Trust The Experts. They Were right About, Well, Pretty Much Everything Regarding Climate Change.
On May 9, 1989 Dr. James Hansen, director of NASA’s Goddard Institute for Space Studies, testified before a Senate Transportation subcommittee on Capitol Hill in Washington, D.C., after his historic history-making testimony in 1988 letting the world that global warming was real, and would get worse if actions were not taken right away.
Of course we know who to trust. The experts. Like world renowned climatologist Charles Keeling, NASA scientist James Hansen, and, who’s that other guy? Won an Academy Award? And a Nobel? Not to mention becoming the most unlikely ladies’ man on earth, except for Newt Gingrich? Oh ya, Big Al.
They weren’t just ahead of their time, they were right about, well, pretty much everything. Except hairstyles (nobody’s perfect…) And if the bulk of humanity had actually listened to them long ago, the threat of global warming would be a scary thing of the past instead of a waking global nightmare. So, what have they been trying to pound into recalcitrant heads for the greater part of the last century? Say it with me people—We have to reduce CO2 emissions. But how do we know that finally listening to their advice won’t simply be too little too late? That their ideas might be ineffective in the face of a calamity that isn’t projected to theoretically happen sometime in the distant future, but is devastating the earth right now? Well, there’s a way to find out. But we’ll have to go to Europe and the UK.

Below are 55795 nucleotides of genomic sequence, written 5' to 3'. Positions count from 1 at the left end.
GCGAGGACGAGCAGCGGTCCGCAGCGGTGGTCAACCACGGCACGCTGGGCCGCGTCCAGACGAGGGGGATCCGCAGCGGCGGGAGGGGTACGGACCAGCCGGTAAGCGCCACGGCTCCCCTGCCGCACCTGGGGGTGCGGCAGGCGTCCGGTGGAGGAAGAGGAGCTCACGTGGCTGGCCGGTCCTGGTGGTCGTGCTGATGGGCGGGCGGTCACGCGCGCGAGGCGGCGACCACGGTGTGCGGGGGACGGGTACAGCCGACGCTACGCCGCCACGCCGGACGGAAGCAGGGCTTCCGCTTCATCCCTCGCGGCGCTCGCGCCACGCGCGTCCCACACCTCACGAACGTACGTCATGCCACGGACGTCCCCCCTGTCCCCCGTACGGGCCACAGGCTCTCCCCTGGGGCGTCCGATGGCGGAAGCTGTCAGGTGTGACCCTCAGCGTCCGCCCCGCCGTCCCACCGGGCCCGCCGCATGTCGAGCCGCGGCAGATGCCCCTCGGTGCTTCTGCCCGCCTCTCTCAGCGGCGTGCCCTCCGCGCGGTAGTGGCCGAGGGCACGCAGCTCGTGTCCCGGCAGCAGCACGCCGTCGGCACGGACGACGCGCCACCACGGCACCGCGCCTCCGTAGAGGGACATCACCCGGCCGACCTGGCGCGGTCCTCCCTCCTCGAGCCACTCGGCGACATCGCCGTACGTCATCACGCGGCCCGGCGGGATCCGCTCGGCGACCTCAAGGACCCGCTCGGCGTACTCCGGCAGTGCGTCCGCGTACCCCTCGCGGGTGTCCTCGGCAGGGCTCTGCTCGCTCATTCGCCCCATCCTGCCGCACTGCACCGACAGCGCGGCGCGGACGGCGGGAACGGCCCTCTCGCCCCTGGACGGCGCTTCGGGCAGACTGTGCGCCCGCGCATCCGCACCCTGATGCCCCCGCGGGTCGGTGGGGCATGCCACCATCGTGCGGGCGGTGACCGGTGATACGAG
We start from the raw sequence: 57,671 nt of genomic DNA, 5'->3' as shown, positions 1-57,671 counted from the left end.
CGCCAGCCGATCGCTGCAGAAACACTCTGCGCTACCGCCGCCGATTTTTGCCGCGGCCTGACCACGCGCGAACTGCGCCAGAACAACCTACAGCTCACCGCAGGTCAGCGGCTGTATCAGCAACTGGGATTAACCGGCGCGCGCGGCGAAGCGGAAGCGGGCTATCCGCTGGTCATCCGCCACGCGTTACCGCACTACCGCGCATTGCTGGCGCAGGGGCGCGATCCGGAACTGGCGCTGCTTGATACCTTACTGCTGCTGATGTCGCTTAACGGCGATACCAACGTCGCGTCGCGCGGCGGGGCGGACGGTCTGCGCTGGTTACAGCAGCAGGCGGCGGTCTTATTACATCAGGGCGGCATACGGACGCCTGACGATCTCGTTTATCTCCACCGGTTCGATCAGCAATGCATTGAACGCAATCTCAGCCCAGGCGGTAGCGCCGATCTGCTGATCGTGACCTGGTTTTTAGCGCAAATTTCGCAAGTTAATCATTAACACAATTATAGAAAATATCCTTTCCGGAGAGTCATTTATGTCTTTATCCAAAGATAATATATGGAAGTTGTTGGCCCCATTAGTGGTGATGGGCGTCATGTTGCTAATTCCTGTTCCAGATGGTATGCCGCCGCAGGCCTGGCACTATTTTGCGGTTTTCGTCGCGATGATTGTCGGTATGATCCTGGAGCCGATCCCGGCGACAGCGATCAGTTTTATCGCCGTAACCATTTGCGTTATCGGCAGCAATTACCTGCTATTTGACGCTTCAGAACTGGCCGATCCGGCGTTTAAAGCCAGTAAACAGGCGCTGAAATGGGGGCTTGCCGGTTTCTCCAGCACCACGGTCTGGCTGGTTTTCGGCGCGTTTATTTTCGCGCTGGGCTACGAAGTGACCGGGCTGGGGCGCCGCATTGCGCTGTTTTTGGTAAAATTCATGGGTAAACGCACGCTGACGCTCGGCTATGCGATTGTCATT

Europe And The UK Have It Going Green. From Electric Cars, To Renewable Energy And Recycling!
When it comes to making quantitative progress in the fight against global warming, Europe and the UK are kicking our oil dependent butts. They are way ahead of us on every green front: solar, wind, public transportation, and most importantly…caring. That’s right, climate scientists and activists called for needed green transitions decades ago, and Europe eventually listened and took their advice to heart. For instance, renewable energy currently only generates 20% of US electricity, while in Europe it’s nearly double. And EU countries have reduced their collective greenhouse emissions by 24% over the past two decades, while the US hasn’t reduced ours at all. In fact, we’ve actually trended the opposite way, with America’s emissions rising 2% during the same period of time. So what did they do right and we do so very, very wrong?
They Stopped Debating And Began Acting.